That single fact makes this the best book on or about any war that I've ever read - beyond even such admitted classics as "From Here to Eternity", "The 13th Valley", and "Battle Cry". Those books, and many others like them, are very good - but the people in them are all larger than life. You don't get that impression reading these accounts.
Kudos to Studs Terkel for preserving these stories and letting us see the real face of World War II.
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16 of 18 people found the following review helpful
5.0 out of 5 stars "There's no such thing as a good war or a bad peace", April 14, 2004
By 
The above quotation was on the quote page of Studs Terkel's 1984 book "The Good War." "The Good War" is an oral history of World War II. That's something Mr. Terkel excels at. His other oral histories include Hard Times and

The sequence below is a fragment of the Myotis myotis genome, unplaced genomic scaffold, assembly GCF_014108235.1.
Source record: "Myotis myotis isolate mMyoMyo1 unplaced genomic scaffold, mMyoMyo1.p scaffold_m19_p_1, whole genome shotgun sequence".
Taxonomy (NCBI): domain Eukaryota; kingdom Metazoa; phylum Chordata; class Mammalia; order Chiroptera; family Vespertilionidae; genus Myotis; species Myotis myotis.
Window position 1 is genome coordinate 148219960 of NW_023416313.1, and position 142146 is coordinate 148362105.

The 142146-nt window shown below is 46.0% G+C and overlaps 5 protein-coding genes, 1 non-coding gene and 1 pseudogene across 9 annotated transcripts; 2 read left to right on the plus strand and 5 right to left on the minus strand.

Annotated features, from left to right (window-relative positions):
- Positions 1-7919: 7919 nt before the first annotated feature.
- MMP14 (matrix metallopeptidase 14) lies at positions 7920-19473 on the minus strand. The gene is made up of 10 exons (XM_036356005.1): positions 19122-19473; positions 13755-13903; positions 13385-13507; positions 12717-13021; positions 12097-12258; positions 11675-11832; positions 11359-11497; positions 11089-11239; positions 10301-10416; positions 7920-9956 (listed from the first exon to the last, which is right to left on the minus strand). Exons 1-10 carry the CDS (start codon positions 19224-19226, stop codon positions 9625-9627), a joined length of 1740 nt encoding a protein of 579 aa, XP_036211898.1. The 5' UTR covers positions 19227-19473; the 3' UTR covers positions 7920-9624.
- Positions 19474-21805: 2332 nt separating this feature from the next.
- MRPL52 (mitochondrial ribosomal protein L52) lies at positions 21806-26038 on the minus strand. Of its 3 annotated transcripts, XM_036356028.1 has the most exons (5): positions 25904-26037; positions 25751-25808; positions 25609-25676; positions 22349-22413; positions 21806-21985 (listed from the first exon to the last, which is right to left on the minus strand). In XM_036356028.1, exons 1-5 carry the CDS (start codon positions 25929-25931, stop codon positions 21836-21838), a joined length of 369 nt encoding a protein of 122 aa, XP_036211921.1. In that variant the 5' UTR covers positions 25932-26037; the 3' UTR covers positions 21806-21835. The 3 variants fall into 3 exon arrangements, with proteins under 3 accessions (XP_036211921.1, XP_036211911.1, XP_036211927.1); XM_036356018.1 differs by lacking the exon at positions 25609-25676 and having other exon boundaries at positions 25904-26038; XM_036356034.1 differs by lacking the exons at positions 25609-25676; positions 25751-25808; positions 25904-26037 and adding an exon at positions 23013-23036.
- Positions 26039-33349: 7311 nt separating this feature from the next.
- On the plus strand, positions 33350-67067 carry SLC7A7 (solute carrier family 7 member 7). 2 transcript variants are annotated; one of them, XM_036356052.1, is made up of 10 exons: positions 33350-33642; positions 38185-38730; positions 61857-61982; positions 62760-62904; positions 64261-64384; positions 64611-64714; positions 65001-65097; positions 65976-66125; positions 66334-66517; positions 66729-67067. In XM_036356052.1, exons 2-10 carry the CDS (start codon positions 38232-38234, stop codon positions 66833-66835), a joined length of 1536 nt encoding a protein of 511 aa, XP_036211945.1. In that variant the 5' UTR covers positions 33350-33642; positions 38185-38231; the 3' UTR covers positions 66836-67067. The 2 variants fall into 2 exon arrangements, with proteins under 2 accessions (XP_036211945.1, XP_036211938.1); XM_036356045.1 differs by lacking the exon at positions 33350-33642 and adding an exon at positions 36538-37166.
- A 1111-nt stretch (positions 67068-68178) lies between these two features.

Working. This is a must for anyone's World War II bookshelf.
Don't give it away no matter what. Keep it under lock and key
because it's so precious. If you read only one book on World
War II, make it this one. Unlike Band of Brothers, which is about a company in a regiment of the 101st Airborne Division, this book wasn't made into an HBO miniseries. Buy it now. There are fewer World War II veterans now than there were twenty years ago. Once they're all dead, it's a lost
resource.
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5 of 5 people found the following review helpful
4.0 out of 5 stars Fascinating Look at a Bygone Era, May 17, 2008
By 
Studs Terkel's The Good War is a very entertaining set of oral histories about World War II. By allowing people to tell their own stories in their own words, Terkel sweeps his readers along on a fascinating trip back in time. Even at roughly 600 pages, The Good War is difficult to put down.